As a state leader of African descent, how has the latest chapter of the civil rights movement unfolding all around us affected you personally – and will it affect your work leading the agency responsible for the physical and emotional health needs of millions of people?

If the pandemic has illustrated nothing else, it has demonstrated inequities that are baked in and are systematic in our economy, in our education system, and in our health system. If you think about it, 53-54% of the people who have tested positive for COVID are Latino, whereas they only represent 39% of the population. African Americans are testing at about their rate in the population, but their fatality is double their rate in the population.

Those sorts of inequities, just on the pure health side, are extraordinary, and then with the non-pandemic events of the last weeks – driven by the realization of the powerlessness of communities of color relative to the authority structure – illustrates that we have a system that is fundamentally in need of re-engineering.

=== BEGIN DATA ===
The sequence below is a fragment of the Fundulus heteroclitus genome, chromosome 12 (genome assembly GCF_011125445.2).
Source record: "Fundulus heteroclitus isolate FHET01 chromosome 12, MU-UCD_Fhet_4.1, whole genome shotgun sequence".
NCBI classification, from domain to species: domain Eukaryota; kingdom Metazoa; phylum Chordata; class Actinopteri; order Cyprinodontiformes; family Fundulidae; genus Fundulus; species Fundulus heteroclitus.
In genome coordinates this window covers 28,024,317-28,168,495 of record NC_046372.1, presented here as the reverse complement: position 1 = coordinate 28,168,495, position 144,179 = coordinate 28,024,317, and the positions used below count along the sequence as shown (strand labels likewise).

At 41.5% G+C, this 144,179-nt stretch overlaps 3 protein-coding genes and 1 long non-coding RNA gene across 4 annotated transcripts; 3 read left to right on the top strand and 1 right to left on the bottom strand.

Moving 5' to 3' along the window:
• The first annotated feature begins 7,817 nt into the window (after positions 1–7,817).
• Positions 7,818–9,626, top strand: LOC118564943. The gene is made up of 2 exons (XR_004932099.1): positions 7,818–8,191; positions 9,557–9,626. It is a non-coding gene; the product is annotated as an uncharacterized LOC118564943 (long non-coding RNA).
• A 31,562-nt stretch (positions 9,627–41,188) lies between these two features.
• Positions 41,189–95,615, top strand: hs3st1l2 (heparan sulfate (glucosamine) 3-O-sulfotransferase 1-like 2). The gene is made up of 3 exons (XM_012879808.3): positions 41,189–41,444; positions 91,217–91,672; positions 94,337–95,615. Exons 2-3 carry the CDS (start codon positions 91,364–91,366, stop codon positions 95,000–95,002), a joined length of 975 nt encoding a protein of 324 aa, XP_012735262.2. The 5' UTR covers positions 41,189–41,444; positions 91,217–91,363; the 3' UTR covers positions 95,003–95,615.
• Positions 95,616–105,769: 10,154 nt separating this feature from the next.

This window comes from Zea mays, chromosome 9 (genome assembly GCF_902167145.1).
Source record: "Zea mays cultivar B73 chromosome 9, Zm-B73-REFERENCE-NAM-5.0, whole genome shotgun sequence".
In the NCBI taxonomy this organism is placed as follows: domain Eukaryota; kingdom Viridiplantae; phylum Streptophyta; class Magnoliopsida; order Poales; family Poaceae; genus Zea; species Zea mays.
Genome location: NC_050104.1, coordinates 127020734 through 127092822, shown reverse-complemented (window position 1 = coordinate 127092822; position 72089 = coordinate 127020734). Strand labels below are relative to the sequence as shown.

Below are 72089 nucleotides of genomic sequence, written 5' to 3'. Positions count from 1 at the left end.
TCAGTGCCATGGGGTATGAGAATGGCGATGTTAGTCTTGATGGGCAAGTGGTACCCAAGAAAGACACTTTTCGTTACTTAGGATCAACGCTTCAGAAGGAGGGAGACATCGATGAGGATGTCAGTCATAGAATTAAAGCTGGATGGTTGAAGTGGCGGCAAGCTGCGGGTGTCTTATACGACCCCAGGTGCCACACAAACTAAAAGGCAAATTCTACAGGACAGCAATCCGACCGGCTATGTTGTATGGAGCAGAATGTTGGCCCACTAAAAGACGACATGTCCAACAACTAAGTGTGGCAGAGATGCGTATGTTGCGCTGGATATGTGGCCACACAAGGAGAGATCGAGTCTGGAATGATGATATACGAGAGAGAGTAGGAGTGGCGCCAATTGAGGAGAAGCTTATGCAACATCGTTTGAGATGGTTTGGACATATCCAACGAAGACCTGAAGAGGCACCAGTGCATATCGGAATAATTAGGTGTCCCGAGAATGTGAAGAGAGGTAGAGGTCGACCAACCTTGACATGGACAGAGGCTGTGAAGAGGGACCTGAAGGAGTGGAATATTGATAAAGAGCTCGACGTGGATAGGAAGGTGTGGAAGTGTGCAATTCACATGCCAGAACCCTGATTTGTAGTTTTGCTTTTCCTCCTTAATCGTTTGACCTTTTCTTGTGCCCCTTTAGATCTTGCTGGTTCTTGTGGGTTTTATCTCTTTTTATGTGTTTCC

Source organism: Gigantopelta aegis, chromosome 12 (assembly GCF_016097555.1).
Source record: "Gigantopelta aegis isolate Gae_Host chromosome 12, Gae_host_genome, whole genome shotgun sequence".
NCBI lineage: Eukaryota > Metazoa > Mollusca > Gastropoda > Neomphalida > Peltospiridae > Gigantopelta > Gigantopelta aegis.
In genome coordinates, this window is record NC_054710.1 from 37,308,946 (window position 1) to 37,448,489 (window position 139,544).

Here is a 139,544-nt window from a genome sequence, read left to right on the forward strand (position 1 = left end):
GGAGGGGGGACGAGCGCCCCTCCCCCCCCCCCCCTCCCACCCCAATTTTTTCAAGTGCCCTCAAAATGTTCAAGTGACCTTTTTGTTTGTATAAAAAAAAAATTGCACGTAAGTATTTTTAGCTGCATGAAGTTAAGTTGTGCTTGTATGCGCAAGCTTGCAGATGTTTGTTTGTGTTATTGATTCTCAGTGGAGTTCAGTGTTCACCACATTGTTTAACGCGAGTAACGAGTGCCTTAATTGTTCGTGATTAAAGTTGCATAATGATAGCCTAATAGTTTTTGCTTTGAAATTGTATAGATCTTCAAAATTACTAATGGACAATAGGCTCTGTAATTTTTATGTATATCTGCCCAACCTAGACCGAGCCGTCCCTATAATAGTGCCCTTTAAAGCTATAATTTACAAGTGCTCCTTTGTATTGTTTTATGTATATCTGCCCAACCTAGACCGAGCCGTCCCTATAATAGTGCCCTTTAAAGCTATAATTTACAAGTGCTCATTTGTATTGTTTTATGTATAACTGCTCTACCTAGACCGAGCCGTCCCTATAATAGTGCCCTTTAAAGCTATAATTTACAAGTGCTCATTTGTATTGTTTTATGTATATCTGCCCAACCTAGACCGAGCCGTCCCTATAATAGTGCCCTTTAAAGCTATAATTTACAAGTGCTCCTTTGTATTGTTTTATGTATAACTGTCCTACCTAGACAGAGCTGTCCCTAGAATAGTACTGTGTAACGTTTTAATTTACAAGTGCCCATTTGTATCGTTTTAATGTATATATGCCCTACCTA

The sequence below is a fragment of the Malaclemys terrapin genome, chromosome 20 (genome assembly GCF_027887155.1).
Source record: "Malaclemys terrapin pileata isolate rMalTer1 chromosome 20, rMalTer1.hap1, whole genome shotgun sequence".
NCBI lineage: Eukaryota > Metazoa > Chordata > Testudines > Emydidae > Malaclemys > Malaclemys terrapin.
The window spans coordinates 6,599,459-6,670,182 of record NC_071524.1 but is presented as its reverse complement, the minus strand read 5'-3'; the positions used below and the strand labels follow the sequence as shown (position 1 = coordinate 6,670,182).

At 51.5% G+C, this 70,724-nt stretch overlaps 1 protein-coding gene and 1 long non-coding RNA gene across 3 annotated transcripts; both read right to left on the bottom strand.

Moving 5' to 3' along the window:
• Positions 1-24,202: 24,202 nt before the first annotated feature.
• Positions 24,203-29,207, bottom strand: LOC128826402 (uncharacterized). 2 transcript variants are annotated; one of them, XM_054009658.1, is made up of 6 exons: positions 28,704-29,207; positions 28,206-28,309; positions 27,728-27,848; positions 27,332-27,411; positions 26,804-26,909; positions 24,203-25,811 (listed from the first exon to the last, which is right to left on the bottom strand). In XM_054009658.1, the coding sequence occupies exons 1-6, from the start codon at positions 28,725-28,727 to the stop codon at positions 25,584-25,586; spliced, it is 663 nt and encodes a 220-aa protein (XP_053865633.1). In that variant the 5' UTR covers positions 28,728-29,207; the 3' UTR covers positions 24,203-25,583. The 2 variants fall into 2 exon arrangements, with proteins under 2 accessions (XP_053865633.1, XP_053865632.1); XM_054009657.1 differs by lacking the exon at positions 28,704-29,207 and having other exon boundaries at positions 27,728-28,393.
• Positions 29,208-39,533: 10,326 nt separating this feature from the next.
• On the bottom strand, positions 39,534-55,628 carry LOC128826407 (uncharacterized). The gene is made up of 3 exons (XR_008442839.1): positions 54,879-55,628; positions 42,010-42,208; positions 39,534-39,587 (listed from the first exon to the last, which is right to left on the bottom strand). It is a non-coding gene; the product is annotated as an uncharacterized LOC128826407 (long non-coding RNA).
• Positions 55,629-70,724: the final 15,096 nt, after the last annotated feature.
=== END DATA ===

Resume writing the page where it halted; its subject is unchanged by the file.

The Medicaid program in California is larger as a percentage of all health care than nationally is the case, and so we have to be really aggressive in terms of saying we will use our capacity through our contracting relationships, our managed care plans, our contracting with county behavioral health to really say equity has to be an absolute lens that we’re looking through. Social determinants of health have to be a forethought and not an afterthought of delivery systems.

How about you personally, how have you been affected by the Black Lives Matter movement?

Watching someone die for 8 minutes and 46 seconds is not something you can ever forget.

In 2019, California was faced with what Gov. Newsom described as “the state’s homelessness epidemic,” and you served on an advisory committee tackling the grave problem. Given that there is now a pandemic on top of that epidemic, how have homeless people fared in recent months?